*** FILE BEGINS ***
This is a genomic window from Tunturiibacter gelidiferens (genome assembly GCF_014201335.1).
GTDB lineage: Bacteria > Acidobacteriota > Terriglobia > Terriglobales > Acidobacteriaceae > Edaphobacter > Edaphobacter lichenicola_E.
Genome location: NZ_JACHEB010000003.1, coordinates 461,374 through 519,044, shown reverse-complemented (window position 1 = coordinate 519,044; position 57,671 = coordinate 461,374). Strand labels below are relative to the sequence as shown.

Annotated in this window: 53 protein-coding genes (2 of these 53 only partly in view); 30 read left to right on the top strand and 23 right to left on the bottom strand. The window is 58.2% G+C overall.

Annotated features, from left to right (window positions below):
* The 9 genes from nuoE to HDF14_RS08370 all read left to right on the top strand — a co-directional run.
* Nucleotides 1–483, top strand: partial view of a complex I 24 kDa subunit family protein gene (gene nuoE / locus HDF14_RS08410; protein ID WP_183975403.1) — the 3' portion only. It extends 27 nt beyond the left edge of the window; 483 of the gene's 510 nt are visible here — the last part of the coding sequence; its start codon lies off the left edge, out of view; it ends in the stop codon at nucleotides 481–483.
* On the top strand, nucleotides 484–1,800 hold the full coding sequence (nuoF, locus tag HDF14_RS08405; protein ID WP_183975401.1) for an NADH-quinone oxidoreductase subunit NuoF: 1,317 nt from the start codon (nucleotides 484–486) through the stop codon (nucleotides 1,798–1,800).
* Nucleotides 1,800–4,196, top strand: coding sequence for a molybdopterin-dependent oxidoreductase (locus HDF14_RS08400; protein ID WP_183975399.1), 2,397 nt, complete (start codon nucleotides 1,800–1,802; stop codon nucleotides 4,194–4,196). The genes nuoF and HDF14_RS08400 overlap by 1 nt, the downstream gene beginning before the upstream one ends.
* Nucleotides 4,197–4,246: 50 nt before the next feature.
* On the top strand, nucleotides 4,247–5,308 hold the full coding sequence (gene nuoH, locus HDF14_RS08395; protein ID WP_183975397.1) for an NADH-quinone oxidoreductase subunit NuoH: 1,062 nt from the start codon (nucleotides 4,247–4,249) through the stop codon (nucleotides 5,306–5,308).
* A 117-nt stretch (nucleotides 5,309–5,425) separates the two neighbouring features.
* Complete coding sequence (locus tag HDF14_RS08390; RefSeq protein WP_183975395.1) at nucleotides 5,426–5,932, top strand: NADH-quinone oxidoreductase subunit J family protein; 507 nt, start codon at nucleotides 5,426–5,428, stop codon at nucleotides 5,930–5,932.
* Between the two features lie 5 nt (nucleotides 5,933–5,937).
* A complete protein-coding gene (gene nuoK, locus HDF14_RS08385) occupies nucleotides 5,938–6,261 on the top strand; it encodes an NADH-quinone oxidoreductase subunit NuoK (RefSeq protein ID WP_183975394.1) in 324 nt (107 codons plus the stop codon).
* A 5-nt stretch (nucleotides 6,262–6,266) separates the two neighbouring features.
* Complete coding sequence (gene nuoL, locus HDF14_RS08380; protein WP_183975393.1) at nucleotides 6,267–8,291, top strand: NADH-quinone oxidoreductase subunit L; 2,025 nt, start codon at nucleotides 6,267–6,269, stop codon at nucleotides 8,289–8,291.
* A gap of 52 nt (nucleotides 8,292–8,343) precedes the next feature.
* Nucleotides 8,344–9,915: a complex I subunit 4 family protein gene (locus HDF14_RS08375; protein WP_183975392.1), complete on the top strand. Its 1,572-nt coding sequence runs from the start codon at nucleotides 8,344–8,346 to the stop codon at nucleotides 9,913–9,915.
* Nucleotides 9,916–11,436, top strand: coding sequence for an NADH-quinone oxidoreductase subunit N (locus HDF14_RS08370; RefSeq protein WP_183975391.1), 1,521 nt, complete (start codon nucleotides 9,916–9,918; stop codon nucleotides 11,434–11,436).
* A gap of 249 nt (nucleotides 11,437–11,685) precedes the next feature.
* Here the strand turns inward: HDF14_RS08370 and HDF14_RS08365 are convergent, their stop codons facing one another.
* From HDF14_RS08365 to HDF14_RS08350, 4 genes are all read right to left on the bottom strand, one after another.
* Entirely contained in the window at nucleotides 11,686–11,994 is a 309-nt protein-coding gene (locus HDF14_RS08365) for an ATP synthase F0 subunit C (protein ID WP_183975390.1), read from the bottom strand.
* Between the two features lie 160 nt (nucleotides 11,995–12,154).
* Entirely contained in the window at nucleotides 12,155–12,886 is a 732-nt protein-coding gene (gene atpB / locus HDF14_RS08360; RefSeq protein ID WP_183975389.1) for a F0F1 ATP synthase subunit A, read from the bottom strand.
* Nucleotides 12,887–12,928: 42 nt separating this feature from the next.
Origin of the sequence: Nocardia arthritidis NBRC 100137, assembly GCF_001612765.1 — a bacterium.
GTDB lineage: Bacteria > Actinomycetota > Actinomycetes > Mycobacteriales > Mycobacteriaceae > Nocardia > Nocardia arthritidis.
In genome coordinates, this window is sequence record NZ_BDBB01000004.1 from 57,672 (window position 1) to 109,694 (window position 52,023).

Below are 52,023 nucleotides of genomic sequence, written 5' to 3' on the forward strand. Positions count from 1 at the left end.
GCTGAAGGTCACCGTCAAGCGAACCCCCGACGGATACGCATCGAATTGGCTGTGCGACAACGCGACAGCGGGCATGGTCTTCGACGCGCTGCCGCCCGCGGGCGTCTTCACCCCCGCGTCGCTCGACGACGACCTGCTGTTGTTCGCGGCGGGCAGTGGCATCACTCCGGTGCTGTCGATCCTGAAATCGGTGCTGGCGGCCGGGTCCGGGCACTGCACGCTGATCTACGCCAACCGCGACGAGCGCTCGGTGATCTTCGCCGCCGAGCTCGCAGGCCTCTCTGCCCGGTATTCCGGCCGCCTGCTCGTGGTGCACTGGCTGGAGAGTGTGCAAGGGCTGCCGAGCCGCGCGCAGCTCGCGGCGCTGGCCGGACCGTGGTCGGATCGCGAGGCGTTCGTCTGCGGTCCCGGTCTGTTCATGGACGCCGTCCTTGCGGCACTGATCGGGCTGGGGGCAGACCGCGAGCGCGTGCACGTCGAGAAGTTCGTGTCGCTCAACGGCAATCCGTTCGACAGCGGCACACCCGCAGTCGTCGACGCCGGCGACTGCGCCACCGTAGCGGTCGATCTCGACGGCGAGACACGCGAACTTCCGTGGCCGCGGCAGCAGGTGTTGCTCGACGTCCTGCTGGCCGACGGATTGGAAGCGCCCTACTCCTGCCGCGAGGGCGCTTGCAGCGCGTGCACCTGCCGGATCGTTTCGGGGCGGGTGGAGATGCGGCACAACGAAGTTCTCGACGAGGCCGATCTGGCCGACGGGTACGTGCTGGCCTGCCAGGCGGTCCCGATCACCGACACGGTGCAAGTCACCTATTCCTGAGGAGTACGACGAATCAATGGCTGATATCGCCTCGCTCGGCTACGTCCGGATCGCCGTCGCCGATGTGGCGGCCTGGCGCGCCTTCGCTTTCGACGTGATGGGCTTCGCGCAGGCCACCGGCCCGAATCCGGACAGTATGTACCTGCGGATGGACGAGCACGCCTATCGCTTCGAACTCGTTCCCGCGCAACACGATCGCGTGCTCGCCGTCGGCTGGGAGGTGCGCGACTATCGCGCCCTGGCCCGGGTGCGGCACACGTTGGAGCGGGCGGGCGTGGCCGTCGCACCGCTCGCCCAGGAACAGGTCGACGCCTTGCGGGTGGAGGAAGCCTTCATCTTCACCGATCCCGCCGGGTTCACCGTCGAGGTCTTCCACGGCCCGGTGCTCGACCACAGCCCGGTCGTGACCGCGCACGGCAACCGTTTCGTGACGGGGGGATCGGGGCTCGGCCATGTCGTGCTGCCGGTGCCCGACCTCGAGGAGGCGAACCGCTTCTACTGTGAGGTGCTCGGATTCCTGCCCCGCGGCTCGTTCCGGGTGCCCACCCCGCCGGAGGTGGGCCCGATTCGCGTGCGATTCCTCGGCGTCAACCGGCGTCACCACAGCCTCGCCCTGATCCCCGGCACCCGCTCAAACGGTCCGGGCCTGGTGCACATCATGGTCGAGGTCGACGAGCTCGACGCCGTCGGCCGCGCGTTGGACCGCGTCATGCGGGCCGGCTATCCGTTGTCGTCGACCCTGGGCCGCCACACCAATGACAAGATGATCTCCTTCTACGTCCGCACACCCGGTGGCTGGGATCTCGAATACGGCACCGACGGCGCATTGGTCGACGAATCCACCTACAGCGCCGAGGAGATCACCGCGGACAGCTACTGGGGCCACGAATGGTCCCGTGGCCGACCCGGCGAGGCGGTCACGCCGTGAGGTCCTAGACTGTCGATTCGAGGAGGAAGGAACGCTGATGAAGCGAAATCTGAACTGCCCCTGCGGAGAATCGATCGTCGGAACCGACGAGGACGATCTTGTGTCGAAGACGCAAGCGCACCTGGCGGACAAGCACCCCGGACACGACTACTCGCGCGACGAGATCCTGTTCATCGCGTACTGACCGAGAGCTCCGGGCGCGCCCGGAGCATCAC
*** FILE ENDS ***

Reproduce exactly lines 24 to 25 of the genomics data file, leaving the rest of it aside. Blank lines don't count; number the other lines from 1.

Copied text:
* Entirely contained in the window at nucleotides 11,686–11,994 is a 309-nt protein-coding gene (locus HDF14_RS08365) for an ATP synthase F0 subunit C (protein ID WP_183975390.1), read from the bottom strand.
* Between the two features lie 160 nt (nucleotides 11,995–12,154).